Carlos Ghosn Held Press Conference, Described Himself as a “Hostage” In Japan

He fled to Lebanon on 29 December.

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he former Nissan boss Carlos Ghosn has said the decision to flee Japan, where he was charged with financial misconduct, was the most difficult of his life.

Speaking at a highly anticipated news conference, Mr Ghosn described himself as a “hostage” in the country with a choice between dying there or running.

He claimed prosecutors had tried to break his spirit by barring any contact with his wife, Carole.

The former Nissan and Renault executive told the room of packed with journalists from across the globe, that his treatment in Japan failed to meet international standards of justice.

In prison, Mr Ghosn said he was kept in a cell with a small window and only allowed to shower twice a week. He also claimed to have spent 130 days in a windowless cell while in solitary confinement.

‘Brutally taken’

Mr Ghosn said he was interrogated for up to eight hours a day without having any lawyers present and described his “feeling of hopelessness” as “profound”.

“I was brutally taken from my work as I knew it, ripped from my work, my family and my friends,” he said.

It is the first time Mr Ghosn has spoken publicly since he fled house arrest in Japan. He did not give details of his dramatic escape, despite widespread speculation over how he managed to leave the country undetected nad reports that it involved hiding in a musical instrument case. He said providing more information would compromise people who had helped him.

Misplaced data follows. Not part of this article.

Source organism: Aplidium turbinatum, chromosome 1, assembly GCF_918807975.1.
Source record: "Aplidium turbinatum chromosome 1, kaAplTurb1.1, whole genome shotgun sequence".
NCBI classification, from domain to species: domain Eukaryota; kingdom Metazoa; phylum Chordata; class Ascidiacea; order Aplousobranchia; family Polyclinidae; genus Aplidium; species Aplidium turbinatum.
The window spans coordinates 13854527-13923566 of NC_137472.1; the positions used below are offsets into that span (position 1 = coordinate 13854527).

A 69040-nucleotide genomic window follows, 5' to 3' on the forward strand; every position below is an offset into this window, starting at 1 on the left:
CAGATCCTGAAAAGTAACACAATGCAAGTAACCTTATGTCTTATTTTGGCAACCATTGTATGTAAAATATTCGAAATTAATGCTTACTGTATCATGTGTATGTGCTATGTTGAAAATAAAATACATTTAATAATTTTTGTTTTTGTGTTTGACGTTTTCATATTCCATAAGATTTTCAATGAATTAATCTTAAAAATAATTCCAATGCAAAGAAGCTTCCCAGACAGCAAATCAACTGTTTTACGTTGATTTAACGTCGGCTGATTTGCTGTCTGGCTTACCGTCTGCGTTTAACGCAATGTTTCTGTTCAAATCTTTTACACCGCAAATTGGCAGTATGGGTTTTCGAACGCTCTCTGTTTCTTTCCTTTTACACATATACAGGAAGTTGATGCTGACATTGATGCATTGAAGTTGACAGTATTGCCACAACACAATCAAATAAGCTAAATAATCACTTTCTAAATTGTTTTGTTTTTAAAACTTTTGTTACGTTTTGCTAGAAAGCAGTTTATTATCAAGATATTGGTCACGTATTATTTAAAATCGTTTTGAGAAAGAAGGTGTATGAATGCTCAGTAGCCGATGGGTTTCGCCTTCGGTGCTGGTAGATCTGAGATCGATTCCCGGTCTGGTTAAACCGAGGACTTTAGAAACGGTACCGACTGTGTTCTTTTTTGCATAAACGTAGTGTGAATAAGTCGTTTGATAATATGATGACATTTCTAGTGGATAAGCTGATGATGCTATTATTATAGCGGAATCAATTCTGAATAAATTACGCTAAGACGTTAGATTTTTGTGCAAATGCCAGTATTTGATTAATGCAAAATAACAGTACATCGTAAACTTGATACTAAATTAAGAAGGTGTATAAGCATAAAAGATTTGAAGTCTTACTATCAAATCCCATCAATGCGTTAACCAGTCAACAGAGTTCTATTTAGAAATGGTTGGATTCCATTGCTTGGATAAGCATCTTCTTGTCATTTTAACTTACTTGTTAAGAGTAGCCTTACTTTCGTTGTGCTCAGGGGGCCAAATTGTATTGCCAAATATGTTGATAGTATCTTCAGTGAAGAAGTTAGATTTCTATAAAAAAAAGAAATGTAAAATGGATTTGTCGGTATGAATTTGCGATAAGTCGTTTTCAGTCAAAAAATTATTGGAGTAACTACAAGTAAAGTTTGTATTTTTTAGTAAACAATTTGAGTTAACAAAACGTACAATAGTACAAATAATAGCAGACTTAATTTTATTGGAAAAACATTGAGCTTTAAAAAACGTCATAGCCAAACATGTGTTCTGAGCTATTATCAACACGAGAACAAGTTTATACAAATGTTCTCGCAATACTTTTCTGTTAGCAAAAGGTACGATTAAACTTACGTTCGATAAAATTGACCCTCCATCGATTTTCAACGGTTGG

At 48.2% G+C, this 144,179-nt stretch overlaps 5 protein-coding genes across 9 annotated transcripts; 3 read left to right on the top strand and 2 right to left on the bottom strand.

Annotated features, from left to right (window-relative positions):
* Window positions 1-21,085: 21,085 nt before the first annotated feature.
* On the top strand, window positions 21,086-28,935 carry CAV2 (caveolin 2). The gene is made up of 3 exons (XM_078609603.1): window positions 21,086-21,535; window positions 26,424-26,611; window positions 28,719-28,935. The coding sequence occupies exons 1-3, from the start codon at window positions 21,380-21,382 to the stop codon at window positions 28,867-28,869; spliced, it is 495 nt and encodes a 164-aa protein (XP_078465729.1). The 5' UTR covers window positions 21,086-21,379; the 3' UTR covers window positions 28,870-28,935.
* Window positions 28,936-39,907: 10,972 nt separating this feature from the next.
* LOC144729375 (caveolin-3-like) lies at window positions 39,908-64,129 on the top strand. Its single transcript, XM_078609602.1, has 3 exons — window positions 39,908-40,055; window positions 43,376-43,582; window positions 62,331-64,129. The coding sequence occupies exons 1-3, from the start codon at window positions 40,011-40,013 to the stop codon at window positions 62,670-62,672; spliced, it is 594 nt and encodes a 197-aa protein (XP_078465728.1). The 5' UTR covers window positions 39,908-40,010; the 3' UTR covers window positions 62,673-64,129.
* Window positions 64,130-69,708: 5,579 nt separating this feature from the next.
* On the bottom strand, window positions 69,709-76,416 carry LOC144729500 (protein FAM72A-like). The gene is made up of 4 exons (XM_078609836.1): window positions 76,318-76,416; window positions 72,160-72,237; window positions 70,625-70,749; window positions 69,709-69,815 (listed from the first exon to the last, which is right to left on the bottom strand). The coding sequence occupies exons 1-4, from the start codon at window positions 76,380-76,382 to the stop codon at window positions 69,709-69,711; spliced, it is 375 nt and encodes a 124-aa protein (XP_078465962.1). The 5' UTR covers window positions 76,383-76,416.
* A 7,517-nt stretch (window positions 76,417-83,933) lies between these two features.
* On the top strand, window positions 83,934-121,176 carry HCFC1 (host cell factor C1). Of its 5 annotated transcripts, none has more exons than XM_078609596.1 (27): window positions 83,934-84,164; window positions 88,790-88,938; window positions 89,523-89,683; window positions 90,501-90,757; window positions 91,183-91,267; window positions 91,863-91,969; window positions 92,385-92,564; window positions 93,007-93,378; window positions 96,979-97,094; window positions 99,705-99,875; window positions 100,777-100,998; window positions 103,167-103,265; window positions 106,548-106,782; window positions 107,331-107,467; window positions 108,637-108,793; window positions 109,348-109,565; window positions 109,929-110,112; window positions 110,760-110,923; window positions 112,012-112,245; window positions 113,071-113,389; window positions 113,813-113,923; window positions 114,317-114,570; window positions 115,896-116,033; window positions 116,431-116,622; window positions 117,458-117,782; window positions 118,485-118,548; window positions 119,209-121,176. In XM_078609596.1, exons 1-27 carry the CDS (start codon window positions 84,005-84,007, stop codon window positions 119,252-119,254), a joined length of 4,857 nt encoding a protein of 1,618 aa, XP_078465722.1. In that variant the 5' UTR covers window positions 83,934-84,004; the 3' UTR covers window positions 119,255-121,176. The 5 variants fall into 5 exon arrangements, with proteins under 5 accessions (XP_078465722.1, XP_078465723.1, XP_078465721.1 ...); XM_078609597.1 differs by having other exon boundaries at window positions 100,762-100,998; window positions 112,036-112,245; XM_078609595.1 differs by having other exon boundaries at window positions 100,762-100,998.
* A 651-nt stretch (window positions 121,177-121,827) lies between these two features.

Instead he expressed his “profound appreciation to be able to be reunited with my family and loved ones.”

‘Only himself to blame’

In a statement released after the press conference, prosecutors in Japan said: “Ghosn’s allegations completely ignore his own conduct, and his one-sided criticism of the Japanese criminal justice system is totally unacceptable,” the statement said.

Mr Ghosn “only has himself to blame for being arrested and detained” it said.

Prosecutors allege that Mr Ghosn made a multi-million-dollar payment to a Nissan distributor in Oman. Nissan, meanwhile, has filed its own criminal complaint against Mr Ghosn, accusing him of diverting money from the company for his own personal enrichment.

He is also accused of under-reporting his own salary.

Mr Ghosn insists that he is innocent of all charges made against him.

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